Why The "Polka Generation" is Still Important

The first thing that comes to mind when the average consumer thinks about polka is probably Big Rodney Mulligan's number one novelty hit, "Polka Party Throwdown." Although some may think the music is out of fashion, polka remains an important influence in today's media environment.

Although the polka craze of the thirties and forties was overtaken by a wave of popular Polynesian music that's still around today, polka has never gone away. In hole-in-the-wall polka clubs and back alley polka jam sessions, the one-two rhythm kept going as a symbol of the disillusioned youth of the late-Nineteenth century. Today still, the word 'cool' is indelibly tied with the word 'polka'.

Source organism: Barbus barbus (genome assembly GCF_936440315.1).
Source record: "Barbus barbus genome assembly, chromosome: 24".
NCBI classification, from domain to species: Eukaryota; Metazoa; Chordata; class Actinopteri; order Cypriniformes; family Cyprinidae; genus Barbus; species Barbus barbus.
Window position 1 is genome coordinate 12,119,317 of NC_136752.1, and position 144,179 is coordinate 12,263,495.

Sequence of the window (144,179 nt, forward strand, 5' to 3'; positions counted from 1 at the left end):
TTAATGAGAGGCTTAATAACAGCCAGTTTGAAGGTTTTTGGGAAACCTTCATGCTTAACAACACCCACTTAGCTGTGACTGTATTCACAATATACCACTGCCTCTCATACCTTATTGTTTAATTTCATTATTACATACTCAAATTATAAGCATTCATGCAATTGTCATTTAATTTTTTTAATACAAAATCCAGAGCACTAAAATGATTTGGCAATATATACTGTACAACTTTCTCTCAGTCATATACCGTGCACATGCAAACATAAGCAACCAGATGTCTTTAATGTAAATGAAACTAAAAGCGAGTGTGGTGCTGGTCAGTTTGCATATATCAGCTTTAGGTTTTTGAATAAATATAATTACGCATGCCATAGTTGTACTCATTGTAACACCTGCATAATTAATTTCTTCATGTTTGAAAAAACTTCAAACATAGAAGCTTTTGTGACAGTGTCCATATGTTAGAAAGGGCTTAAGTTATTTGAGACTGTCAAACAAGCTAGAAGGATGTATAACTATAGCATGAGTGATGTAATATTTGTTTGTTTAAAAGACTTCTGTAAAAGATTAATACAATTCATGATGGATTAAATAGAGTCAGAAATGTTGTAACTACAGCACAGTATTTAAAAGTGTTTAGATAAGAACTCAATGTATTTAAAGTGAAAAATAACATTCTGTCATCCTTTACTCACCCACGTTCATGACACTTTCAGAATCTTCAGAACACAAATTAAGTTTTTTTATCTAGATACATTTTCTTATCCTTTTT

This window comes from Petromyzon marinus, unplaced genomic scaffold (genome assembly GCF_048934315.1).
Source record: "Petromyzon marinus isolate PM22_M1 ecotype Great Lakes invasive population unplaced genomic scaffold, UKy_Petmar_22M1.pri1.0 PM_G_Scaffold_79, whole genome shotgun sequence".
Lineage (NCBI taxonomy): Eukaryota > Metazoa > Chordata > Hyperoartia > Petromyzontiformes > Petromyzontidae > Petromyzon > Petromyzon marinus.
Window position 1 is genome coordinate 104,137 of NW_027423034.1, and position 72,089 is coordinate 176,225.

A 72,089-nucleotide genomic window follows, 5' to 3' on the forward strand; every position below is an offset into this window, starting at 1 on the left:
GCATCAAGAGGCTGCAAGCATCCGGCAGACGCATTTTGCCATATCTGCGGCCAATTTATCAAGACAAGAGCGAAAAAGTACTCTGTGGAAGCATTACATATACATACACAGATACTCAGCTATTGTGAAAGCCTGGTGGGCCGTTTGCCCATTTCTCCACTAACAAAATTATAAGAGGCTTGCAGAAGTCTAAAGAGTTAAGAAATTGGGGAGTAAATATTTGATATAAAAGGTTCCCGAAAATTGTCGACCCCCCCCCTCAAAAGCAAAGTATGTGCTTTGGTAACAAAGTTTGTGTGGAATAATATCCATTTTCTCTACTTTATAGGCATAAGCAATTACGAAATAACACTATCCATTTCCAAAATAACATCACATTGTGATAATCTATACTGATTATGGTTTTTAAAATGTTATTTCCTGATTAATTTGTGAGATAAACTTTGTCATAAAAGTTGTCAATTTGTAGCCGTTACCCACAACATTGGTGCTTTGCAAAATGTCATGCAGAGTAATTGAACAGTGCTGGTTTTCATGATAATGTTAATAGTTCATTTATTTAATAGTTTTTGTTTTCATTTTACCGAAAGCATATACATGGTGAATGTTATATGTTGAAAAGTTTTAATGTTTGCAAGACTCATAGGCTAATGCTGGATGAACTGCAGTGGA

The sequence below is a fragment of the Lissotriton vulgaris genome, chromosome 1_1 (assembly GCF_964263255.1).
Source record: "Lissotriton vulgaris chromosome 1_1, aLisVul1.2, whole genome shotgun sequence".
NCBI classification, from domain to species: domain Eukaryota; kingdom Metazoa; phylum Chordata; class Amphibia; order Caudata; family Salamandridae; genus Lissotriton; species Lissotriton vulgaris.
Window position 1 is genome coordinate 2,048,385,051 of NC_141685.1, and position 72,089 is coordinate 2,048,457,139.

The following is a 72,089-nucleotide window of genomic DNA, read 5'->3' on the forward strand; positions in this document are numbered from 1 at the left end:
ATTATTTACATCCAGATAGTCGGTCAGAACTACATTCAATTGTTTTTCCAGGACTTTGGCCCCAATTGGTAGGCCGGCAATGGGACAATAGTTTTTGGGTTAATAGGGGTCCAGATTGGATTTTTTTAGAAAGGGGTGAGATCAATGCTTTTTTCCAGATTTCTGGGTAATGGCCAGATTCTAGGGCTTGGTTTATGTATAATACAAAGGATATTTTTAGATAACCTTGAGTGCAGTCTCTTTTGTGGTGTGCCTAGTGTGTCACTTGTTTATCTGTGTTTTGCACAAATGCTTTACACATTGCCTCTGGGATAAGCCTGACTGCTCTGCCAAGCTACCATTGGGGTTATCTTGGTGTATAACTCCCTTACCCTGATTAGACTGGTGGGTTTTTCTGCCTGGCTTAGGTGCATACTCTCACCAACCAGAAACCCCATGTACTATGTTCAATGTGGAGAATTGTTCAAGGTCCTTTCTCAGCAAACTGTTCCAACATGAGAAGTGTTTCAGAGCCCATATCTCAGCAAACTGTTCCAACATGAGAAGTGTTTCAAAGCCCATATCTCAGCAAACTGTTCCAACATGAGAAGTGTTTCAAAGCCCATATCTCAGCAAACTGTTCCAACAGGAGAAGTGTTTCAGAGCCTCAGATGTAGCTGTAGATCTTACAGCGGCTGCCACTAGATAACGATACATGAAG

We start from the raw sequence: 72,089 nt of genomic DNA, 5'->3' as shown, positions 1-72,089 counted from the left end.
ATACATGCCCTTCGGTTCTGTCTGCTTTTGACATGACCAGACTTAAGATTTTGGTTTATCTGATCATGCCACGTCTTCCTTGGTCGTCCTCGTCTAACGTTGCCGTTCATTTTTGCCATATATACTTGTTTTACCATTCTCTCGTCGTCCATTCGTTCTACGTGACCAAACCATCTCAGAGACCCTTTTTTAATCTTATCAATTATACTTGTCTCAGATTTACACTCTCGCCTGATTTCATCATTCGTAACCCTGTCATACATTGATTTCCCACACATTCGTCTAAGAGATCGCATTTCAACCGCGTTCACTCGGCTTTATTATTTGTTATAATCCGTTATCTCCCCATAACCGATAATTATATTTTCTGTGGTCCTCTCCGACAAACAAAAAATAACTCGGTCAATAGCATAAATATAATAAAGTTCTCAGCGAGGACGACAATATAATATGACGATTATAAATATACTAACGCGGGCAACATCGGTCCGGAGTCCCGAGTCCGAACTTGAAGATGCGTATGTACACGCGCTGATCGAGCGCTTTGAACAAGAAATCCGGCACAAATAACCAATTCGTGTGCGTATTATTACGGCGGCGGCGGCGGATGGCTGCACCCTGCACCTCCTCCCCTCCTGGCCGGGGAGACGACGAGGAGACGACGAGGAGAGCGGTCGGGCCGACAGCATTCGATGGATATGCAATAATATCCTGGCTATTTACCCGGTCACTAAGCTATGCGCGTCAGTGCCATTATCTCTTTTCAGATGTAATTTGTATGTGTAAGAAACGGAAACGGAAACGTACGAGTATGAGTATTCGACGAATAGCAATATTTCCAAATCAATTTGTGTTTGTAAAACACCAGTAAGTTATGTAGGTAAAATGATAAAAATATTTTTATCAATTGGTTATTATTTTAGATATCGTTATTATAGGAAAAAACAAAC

Hipsters around the world have the Bohemian beat to thank for their skinny leather jeans, polka-dotted handkerchiefs and large wooden accordions. The casual, laid-back style of a large hoop dress atop full hose and garters has been the muse of many a designer, including such names as Ritz Florghe, Geralde D'antonninique, Alex the Originator, and MIT's FashionBot. Samples of old polka records became the basis of the genre of music we know today as "Bim-Bum," still as fresh and cool-sounding as the day they were recorded in the late 1890's.

Polka is the overwhelming trend in the music market. As a genre, it embodies a carefree, relaxed attitude that millenials identify with. Market analysis reports that an association with polka music increased net revenue from retail sales an astounding thirteen percent on average.

Though it may seem kitsch, cliquish, liquid, or clicky-clicky to some, polka is still cool as a kraut jar-- and it's here to stay.